Copywork – What’s it All About?
by Betsy Stout at Notebooking Nook
Copywork is exactly what it sounds like... copying! Your child will spend a few minutes each day copying great pieces of work from a wide variety of sources – literature, poetry, scripture, fables, quotes, and so on. While your child is copying these great works, emphasize the importance of using their very best penmanship and making their copy as close to the original as possible. By using this method, your child will see the proper way to punctuate, usage of different parts of speech, as well as capitalization. Basically, they will see how a great piece of literature should look and be written.
Copywork will allow your child to see different writing styles and structure, which in turn, if consistent, will help them become better writers. If your child can manage it, have them look and write the whole word instead of letter by letter, this will assist them in becoming better spellers. My younger children who started out doing copywork from the start are much better writers and spellers. They don't seem to have to work so hard at spelling. My older children who began copywork later struggled a bit more. That’s not to say copywork was a for sure cure for spelling, however, I do believe it helped a lot.
If your child is very young, you can start with the formation of their letters. Spend only as much time as your child can handle doing this. Once this is mastered you will move on to words, sentences, verses and poems. I’ve designed some primary copywork sets that work nicely for practice.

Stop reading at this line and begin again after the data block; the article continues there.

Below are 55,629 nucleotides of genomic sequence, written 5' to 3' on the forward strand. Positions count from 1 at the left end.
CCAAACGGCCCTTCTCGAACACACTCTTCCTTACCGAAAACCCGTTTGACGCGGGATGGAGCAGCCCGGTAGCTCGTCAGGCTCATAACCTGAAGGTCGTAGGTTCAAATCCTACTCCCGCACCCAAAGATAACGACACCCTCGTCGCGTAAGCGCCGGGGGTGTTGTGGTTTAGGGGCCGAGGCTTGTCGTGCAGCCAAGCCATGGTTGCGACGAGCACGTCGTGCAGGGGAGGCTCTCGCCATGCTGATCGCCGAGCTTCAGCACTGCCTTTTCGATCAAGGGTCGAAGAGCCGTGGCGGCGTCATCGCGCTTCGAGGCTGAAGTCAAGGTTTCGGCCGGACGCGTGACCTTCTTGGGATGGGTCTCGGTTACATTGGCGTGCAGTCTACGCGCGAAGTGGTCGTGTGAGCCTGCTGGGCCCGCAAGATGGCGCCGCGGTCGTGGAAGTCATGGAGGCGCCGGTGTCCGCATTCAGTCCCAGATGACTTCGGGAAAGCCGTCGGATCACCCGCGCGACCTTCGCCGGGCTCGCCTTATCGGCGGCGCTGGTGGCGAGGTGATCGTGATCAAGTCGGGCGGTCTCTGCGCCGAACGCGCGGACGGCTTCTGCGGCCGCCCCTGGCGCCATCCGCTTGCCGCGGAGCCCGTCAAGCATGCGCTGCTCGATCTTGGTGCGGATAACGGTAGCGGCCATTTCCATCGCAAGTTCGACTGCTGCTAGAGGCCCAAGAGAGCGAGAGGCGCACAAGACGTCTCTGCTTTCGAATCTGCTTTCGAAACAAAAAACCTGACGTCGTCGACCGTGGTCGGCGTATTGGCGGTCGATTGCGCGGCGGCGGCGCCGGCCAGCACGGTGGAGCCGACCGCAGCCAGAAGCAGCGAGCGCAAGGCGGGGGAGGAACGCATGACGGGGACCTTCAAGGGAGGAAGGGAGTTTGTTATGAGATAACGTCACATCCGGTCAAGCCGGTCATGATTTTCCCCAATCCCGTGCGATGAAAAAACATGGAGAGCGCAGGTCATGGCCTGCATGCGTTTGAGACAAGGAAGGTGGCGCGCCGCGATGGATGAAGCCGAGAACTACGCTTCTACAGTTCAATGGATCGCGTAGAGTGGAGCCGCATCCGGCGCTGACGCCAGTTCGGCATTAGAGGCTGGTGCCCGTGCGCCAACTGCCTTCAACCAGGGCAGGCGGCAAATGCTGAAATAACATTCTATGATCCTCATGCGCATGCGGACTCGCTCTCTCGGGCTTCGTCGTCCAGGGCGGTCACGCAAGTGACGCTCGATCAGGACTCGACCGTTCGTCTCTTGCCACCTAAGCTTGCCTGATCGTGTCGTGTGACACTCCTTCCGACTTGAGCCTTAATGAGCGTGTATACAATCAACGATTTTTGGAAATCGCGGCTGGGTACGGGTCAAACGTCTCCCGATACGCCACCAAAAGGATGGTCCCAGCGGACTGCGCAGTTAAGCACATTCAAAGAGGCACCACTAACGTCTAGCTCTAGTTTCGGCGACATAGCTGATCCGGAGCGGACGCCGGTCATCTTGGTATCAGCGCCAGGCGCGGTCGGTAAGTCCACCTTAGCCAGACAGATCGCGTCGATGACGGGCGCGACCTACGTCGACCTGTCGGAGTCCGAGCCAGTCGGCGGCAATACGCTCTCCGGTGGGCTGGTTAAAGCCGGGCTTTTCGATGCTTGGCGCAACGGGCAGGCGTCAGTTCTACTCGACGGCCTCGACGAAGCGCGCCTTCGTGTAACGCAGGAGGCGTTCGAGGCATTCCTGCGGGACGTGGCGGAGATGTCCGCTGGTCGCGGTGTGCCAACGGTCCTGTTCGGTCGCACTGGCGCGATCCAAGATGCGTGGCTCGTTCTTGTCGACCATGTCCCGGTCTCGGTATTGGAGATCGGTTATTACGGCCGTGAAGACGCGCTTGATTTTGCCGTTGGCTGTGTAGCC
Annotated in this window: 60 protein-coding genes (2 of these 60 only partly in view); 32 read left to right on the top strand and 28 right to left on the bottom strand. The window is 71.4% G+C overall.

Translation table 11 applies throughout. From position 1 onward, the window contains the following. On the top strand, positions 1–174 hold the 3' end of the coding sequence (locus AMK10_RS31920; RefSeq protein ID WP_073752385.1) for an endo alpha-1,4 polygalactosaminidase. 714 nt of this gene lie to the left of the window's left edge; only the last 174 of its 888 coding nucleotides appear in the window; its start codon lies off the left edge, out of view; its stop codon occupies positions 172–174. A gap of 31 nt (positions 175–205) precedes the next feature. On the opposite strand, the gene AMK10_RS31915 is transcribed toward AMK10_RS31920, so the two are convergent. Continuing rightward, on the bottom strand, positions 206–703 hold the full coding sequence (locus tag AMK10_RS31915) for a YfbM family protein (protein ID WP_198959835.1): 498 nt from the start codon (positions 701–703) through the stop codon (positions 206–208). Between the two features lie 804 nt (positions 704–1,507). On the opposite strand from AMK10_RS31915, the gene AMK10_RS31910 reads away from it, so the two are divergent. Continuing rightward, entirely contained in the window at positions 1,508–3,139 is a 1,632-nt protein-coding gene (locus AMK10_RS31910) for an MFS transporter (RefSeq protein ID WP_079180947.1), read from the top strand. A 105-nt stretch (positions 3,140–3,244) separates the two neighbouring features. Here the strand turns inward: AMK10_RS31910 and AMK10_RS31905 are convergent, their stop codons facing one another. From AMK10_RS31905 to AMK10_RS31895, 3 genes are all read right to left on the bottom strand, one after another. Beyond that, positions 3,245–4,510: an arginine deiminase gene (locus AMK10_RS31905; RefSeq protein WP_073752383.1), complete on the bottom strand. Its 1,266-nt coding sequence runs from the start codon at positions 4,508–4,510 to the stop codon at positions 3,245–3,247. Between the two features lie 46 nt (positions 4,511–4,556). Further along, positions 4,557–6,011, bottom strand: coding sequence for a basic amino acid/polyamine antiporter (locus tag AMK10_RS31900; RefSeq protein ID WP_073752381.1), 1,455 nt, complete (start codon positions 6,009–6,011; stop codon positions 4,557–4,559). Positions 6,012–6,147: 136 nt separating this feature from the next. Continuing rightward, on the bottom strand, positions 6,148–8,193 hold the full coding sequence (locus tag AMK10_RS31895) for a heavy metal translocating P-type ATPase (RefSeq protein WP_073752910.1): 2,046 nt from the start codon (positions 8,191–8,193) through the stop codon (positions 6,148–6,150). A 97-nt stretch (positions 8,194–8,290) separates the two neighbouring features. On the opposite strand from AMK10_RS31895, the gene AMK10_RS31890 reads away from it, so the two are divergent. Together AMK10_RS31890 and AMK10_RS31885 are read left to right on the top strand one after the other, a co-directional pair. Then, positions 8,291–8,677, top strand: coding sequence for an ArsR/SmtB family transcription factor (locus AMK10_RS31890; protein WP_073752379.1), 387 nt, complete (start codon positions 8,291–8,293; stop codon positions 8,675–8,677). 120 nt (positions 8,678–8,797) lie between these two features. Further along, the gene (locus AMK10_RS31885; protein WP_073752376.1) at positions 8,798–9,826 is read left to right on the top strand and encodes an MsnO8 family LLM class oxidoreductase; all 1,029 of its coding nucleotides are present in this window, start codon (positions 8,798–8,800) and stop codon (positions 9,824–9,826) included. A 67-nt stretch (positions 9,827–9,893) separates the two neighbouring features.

Allow them to illustrate their pages or find pages that are made for copywork practice. Placing these pages in a notebook is a great way to store their work. This allows them to not only be able to show off their beautiful penmanship to grandparents and friends, but also allows both you and your child to see their progression. My kids often like to illustrate or color a picture that goes along with their copywork for the day. Some children enjoy illustrating their own pictures while others enjoy coloring pictures already provided for them. Copywork notebooks allow your child to add any illustration, making them very personal.
Over the years I've done different things to get my children motivated about doing their copywork – I used to keep separate jars with scripture verses, quotes, and poems and they would pull them out and that was their copywork for the day. We still alternate days doing a verse, quote, poem, literature and their choice for each day of the week. However, some selections take more than one day to complete. One bookshelf in my schoolroom is dedicated to keeping books of poetry, fables, quotes and so forth. I also keep a notebook where I continually add verses, poems and quotes to be used for copywork.
In short, if you choose to use this method, you will find that your child will become better at spelling, writing, grammar and penmanship. It is so simple to implement, there really is no reason to not give it a try!
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